Dylan Moran recently garnered rave reviews in the U.K. for his stand-up performance in Monster.
The Monster sank into a chair and arranged the glasses before him one glass of ginger and fizz, the other of wine. It is from both liquids, he confirmed, that he sips at close intervals throughout the hour and a half of his show in between the constant drags on cigarettes.
I myself would not be standing up under all that wine, a Yankee journalist remarked.
Its something that I grew up with, the Monster dryly replied. Hes a darkly handsome 32-year-old Irish-born, London-seasoned man named Dylan Moran, and Monster is how hes billed throughout Britain and Europe and now at the Village Theatre on Bleecker Street, but he isnt really. Its just that his wit, when he collects it between sips and puffs, can be pretty scathing.
On stage, he makes much, of course, of New York Citys anti-smoking laws and other local oddities. Now, at the end of a long, hot afternoon, an hour and a half before show time, he stared at the message window of a tiny cell phone and muttered: If you dont have a car to get around, its worthless to try to get across this fucking town.
Indeed the Monster was told there was once a crotchety, lovable, pipe-smoking traffic commissioner, the late Henry Barnes, who used to say the only way to get across town in Manhattan is to be born there.
True, actually, said Dylan Moran.
He was first in the United States for a gig (now reprised) in producer Arnold Engelmans British/Irish Comedy Invasion at the Village Theatre (formerly the Village Gate) in April, presented by WestBeth Entertainment and BBC America Comedy Live. His American experience brought him to Chicago and Los Angeles, about the latter of which he complained, A toilet of a city. I would never go there voluntarily again. You need a Jag to get out.
Whats a good Irishman doing with a Welsh first name like Dylan anyway?
Youll have to take it up with my parents. But he doesnt discuss his parents, his family, or any of that. Well, they were working-class, and his father makes furniture. Period. It is on record in the London press that Dylan Moran has two children, and he now, between sips, confirms their existence. Period, full stop.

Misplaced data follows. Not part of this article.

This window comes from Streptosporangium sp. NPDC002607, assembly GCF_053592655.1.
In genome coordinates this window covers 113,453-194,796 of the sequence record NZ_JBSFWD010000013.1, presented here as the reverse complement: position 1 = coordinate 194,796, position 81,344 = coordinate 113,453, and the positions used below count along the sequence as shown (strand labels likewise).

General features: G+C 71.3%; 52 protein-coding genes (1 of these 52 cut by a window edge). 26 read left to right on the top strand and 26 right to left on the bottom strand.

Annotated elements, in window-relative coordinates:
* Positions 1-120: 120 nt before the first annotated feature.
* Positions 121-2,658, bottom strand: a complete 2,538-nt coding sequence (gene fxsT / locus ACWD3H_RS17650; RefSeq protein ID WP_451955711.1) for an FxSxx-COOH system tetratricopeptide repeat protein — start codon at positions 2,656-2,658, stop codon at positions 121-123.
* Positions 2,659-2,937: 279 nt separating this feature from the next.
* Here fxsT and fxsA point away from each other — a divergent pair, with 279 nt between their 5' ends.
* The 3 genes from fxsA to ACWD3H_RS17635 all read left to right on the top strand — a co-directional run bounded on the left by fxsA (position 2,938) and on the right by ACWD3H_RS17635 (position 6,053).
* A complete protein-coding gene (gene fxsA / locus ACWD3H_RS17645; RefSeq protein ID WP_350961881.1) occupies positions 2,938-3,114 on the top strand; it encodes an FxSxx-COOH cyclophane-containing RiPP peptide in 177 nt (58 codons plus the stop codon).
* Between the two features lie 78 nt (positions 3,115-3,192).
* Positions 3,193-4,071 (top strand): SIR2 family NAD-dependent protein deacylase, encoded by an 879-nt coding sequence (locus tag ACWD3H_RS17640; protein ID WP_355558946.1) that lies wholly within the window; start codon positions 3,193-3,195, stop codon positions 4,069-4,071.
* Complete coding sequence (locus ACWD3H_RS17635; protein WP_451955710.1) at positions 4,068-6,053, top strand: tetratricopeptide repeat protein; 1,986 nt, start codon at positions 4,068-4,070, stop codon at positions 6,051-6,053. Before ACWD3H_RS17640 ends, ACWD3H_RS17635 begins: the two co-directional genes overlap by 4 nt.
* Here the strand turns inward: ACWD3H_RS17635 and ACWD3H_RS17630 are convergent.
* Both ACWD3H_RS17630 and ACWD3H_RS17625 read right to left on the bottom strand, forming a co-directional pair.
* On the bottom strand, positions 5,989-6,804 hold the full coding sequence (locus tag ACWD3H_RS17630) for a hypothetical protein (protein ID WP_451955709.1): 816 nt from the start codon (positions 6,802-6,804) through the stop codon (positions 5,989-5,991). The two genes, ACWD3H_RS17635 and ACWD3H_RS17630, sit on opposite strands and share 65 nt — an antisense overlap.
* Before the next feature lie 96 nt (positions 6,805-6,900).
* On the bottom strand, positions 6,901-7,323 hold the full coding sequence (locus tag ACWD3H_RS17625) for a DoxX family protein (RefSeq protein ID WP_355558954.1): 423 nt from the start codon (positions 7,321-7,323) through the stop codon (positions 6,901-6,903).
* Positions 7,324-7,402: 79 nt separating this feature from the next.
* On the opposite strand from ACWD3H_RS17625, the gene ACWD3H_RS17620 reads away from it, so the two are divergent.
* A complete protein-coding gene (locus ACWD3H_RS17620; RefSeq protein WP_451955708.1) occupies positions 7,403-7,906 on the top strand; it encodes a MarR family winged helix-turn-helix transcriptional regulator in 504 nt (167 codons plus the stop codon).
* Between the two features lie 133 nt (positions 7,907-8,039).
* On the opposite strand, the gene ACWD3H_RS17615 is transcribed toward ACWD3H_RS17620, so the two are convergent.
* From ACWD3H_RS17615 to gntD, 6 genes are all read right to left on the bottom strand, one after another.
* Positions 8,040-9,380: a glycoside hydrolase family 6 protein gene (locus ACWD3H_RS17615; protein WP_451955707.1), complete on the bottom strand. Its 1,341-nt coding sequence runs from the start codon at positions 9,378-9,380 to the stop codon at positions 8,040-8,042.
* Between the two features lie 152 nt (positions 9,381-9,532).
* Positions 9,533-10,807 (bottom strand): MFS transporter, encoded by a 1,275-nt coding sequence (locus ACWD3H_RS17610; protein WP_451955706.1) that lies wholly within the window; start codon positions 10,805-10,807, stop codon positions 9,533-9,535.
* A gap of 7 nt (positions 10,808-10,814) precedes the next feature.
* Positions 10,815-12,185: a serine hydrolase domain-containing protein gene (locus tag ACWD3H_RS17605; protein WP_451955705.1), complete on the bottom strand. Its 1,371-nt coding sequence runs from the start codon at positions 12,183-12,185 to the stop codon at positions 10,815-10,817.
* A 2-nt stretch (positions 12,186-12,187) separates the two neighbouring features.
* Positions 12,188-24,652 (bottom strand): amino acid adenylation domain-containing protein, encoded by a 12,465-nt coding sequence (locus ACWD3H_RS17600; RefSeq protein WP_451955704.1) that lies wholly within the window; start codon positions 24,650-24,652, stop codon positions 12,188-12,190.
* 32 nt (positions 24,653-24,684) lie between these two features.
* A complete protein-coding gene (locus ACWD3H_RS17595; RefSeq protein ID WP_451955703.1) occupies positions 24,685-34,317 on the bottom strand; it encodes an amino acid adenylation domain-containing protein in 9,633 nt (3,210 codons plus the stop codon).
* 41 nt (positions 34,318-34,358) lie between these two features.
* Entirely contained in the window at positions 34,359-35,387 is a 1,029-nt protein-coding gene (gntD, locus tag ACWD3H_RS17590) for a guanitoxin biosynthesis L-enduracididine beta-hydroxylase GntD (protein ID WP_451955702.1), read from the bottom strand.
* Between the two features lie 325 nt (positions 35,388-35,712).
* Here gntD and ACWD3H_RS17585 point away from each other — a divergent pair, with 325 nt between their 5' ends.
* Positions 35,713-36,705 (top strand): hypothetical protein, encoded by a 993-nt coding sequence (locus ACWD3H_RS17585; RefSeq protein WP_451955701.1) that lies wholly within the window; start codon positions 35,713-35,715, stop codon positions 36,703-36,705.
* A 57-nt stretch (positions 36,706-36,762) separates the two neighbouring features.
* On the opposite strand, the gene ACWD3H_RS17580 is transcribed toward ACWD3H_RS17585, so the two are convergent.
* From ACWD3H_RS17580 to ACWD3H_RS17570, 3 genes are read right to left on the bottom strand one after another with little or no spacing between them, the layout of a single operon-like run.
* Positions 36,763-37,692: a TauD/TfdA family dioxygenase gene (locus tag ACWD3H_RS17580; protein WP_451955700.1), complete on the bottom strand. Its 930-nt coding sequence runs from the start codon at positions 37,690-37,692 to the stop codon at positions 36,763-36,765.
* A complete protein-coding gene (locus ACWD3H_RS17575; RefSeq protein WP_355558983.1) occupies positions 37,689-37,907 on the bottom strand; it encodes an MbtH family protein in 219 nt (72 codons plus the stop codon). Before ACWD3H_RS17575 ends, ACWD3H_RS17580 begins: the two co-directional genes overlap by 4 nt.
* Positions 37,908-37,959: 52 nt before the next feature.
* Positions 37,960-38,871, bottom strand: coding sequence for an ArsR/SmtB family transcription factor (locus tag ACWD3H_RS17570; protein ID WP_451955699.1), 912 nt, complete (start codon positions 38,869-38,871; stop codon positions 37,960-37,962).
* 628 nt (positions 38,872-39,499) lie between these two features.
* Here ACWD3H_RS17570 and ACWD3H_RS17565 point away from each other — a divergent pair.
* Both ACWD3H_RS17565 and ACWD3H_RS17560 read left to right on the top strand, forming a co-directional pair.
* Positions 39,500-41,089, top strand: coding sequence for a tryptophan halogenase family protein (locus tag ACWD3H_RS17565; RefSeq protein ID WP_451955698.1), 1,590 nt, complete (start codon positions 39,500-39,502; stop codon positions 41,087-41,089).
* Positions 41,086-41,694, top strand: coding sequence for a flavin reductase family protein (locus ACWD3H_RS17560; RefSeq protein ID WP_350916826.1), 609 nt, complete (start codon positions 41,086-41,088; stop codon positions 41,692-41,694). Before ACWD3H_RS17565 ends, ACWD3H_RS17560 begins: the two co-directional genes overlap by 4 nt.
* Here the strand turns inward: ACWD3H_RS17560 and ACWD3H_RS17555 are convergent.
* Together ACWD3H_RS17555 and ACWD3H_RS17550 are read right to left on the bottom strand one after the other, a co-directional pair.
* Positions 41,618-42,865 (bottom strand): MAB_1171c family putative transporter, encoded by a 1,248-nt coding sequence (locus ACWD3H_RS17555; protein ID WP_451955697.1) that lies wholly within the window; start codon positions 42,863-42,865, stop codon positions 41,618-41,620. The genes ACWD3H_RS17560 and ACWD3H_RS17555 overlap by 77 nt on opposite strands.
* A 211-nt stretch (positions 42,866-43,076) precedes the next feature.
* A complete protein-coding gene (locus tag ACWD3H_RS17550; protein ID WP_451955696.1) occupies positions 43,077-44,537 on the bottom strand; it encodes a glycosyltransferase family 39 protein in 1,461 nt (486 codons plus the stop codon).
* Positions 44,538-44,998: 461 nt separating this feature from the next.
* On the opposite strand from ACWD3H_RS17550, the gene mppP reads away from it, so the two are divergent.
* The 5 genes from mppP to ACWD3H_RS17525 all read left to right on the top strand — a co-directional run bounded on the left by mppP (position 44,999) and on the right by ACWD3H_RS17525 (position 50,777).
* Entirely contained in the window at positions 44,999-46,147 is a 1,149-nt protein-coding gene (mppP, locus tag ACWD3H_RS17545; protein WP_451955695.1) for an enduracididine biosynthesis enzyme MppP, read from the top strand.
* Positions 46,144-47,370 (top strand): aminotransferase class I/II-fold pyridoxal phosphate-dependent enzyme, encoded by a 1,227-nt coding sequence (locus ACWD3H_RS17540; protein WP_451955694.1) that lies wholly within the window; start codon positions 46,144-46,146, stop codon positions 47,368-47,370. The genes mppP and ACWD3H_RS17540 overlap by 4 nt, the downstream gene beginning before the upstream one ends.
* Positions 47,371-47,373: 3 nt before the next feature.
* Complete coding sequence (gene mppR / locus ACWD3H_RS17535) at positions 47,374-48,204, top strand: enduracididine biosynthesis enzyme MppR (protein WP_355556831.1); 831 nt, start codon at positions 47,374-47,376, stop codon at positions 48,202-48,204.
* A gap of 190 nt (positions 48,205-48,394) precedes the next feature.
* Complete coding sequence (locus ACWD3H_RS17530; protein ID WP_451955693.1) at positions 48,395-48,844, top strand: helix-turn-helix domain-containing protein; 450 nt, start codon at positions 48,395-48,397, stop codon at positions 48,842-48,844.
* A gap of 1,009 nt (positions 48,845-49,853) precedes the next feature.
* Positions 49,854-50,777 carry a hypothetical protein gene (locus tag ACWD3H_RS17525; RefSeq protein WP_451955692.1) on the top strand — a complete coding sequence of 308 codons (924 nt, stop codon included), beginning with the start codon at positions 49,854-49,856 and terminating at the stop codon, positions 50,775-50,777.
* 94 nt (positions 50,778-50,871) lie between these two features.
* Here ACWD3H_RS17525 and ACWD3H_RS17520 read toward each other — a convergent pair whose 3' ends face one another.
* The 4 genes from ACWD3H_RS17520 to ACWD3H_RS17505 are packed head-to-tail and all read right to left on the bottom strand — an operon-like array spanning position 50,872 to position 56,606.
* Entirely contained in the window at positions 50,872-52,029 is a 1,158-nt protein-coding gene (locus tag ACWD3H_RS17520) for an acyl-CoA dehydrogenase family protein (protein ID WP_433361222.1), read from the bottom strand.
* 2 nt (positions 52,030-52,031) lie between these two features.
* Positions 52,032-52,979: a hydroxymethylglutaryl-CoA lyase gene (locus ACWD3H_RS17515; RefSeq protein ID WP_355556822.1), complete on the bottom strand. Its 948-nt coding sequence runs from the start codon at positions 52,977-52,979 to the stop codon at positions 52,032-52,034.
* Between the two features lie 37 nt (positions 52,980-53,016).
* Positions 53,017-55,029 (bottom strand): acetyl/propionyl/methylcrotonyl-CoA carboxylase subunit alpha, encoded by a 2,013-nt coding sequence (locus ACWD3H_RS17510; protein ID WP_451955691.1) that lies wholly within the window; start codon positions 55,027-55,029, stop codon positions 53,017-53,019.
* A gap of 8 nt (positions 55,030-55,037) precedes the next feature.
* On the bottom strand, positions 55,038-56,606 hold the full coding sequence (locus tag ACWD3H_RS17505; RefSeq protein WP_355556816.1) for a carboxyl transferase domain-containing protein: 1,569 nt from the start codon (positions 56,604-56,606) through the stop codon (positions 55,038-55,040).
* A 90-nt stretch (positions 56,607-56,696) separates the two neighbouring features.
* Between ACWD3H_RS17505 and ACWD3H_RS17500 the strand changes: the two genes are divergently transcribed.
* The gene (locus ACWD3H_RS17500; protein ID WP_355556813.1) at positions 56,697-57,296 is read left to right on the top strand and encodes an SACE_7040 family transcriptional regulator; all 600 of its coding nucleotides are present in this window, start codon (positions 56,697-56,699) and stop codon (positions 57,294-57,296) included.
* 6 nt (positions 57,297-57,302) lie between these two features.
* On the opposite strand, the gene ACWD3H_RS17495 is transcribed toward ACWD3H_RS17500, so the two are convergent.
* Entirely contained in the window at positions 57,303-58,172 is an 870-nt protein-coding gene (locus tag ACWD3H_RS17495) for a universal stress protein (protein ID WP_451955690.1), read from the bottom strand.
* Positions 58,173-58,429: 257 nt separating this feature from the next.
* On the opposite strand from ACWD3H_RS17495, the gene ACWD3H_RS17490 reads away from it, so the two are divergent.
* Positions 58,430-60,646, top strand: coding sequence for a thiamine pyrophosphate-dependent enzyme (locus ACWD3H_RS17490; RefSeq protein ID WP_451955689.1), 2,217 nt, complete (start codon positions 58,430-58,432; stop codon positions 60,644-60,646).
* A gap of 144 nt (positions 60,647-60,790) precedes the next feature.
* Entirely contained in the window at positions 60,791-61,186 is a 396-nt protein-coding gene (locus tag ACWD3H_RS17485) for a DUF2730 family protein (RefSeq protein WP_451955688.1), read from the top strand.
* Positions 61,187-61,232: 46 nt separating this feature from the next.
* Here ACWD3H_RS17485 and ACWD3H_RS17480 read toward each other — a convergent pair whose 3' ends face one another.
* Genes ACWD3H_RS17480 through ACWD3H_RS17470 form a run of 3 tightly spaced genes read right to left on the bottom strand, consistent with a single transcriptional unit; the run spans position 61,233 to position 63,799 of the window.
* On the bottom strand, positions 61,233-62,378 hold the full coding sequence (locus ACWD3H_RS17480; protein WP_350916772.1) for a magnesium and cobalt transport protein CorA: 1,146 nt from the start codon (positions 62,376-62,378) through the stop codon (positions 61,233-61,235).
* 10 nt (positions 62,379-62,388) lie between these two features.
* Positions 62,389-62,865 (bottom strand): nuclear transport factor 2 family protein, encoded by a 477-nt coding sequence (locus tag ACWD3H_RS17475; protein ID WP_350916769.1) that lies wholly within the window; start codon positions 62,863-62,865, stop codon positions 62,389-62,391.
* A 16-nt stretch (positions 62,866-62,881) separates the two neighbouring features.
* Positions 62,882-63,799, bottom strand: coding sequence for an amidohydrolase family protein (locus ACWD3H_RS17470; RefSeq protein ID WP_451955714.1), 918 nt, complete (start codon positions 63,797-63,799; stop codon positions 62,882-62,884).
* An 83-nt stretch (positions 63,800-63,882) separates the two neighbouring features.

The London Evening News has tagged him the Oscar Wilde of stand-up, and he isnt quite that, but who is? You will probably nevertheless sit up and take notice when the Monster gets on the subject of religion, or religiosity, or, as he coolly, caustically puts it, just people talking to you at length about their imaginary friend.
Fatigue is, in a sense, his hallmark in performance, and it is with (professional) fatigue that, in performance, he addresses the question of, say, the ignorance of those who attack gay marriage.
Dylan Moran was born and bred in Navan, a middle-sized industrial, no, manufacturing city in County Meath, in the middle of Ireland, surrounded by farmland, and his summation of his alma mater, St, Patricks Classical School, is: I was bored. A lot of priests, a lot of theocracy, a lot of small-town mediocrity.
There is, both in Britain and Ireland, a huge conservative streak, but in Britain, anyway, its not as enmeshed in religion as herei.e., in the United States where politics and religion are entwined. Right-wing Christian people live in fairyland, Moran said as he diddled with and squinted at the tiny cell phone.
Do you know any
Right-wing people? He stared at the questioner as at an aardvark. I know Christians. But people for whom God informs social policy I dont want to live around them.
Last month hed told the London Sunday Times: I dont do interviews, but Ive done at least 13 million interviews.
And now its 14 million since I got here, Moran lamented.
Okay, lets make that 14 million and one.
It was to a small Dublin club called the Comedy Cellar that Dylan Moran at age 20 went one week, watched the people, and then like the kid, Bobby, in A Chorus Line said: I can do that! and went back the next week and did.
Because, believe me, there were plenty of things I couldnt do such as find a job, or go to college.
Are there any people or things this blue-denimed misanthrope admires?
A long thought.
Well, writers and artists. Iconically brave people like Martin Luther King.
Which writers, for instance?
Another long thought. My favorite novelist is Don DeLillo. At the moment Im reading Lorca.
Moran had a bit part (as Rufus the thief) in Notting Hill, and has been in a couple of films that are yet to be released in the U.S. One is The Actors, opposite Michael Caine, written and directed by Conor McPherson.
Michael Caine plays an older actor, I play a younger actor and lots of different parts, Moran said.
The other movie is a ridiculous zombie parody called Shaun of the Dead.
Does he like acting?
It pays the rent. A lot of fun
sometimes. Couldnt have it my mainstay. Id be bored out of my mind.
What he most dislikes in the culture around us, the American culture in particular, is its relentless positivitylike unhappiness is a crime. A certain kind of advertising-speak that bleeds into the everyday talk of very ordinary people. An unwillingness to admit failure or anxiety. And I dont think thats the case, since a lot of things in this world are fucked up and always will be,
He does, however, like the audiences who come to see and hear him on Bleecker Street in Greenwich Village.
Theyre not the kind of people who are going to throw beer cans at you or ask you to take off your top. Which is very good for them, I can tell you.
Maybe he can do striptease when he goes on Letterman, Tuesday, June 29. Remember, Oscar Wilde came here and conquered the Wild West.